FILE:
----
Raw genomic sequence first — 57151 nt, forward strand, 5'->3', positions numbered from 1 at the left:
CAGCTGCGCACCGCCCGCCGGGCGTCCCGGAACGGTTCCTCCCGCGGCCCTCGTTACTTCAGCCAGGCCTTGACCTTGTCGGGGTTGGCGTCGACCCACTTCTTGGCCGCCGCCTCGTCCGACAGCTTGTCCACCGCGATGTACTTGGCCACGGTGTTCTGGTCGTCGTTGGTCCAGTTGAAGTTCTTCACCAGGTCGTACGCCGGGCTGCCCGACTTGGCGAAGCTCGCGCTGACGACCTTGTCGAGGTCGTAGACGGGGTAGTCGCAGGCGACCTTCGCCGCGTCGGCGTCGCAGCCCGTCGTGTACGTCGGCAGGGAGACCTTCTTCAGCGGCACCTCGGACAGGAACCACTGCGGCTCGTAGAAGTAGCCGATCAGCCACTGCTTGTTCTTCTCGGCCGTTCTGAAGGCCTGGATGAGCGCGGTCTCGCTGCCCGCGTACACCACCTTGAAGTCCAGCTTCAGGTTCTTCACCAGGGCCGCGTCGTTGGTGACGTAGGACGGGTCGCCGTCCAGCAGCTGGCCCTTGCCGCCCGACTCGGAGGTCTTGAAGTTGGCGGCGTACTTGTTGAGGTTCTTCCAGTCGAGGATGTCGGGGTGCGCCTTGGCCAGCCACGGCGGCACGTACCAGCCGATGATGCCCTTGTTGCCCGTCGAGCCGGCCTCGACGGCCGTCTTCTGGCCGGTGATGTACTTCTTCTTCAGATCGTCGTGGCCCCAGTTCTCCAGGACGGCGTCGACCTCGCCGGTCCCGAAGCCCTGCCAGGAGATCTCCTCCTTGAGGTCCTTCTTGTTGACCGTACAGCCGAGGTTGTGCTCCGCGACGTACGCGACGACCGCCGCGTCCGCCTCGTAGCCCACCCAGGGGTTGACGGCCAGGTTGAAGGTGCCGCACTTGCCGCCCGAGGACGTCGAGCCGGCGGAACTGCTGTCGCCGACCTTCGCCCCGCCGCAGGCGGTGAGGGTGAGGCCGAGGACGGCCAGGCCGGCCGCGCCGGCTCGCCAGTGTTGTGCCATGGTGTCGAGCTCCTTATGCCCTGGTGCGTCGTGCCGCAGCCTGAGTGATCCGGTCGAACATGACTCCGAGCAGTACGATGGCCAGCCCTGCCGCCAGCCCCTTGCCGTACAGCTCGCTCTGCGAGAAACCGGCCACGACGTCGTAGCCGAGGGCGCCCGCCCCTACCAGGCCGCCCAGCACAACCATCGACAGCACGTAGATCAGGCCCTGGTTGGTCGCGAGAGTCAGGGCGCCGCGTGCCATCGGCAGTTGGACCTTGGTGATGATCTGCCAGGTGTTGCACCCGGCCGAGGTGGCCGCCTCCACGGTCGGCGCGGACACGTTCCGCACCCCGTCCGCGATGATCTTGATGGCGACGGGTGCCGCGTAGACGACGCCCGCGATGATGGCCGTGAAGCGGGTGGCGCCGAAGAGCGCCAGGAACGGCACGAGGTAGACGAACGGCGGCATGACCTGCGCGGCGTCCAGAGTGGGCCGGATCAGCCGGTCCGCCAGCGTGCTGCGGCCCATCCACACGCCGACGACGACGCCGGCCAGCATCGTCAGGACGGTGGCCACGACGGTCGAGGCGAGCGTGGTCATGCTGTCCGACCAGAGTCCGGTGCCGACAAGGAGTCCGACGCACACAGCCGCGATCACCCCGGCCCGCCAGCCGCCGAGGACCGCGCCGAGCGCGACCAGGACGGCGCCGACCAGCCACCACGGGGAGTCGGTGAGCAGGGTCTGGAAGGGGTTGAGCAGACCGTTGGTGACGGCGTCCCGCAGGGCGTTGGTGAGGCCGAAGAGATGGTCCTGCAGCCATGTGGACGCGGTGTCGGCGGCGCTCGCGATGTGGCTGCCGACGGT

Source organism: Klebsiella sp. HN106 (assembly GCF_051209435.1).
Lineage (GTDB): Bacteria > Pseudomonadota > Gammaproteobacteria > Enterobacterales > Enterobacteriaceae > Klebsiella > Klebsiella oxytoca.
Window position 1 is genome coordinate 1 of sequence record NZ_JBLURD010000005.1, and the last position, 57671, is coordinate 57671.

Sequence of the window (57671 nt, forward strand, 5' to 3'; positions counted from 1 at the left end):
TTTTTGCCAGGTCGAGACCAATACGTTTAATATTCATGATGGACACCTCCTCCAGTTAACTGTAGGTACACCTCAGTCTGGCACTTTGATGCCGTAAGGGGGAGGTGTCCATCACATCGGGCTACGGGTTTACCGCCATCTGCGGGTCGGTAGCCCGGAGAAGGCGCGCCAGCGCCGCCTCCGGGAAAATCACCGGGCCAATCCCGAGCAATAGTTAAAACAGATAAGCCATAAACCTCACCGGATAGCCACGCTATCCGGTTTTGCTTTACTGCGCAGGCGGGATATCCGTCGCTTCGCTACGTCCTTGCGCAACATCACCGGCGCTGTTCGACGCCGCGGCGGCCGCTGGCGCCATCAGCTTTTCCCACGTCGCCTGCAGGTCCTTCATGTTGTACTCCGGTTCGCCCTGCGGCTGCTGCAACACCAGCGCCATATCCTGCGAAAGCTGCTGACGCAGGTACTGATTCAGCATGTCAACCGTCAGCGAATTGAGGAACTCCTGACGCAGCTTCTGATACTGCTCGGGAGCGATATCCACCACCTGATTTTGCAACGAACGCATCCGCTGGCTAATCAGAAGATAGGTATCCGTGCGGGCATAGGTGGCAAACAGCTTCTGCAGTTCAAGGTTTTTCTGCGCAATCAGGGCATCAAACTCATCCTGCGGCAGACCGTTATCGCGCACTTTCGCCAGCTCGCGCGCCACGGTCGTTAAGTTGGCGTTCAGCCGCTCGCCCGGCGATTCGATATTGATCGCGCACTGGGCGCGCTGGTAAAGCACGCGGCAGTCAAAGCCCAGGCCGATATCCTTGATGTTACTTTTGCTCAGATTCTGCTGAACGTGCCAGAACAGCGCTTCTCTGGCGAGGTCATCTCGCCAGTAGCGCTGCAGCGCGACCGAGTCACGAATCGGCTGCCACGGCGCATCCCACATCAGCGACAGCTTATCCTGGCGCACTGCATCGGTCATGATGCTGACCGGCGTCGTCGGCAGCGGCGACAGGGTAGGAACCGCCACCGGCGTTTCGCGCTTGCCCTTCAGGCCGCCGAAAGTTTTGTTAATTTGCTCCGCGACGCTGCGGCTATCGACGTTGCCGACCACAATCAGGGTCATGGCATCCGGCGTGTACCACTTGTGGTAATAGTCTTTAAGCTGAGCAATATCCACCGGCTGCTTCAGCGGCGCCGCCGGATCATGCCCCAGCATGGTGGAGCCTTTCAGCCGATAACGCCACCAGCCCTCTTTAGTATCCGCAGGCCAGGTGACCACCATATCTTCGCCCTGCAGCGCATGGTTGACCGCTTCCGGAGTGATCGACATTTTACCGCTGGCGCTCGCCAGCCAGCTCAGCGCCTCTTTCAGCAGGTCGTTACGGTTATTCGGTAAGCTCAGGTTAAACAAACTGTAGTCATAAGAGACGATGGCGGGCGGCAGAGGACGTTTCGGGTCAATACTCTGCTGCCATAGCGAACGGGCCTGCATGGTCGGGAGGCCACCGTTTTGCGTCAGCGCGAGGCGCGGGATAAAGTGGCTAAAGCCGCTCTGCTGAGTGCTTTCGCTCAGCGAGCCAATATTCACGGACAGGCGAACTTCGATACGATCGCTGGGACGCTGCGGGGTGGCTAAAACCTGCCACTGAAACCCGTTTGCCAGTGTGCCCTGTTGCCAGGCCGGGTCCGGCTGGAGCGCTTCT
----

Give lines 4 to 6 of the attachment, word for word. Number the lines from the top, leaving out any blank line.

Lineage (GTDB): Bacteria > Pseudomonadota > Gammaproteobacteria > Enterobacterales > Enterobacteriaceae > Klebsiella > Klebsiella oxytoca.
Window position 1 is genome coordinate 1 of sequence record NZ_JBLURD010000005.1, and the last position, 57671, is coordinate 57671.

Sequence of the window (57671 nt, forward strand, 5' to 3'; positions counted from 1 at the left end):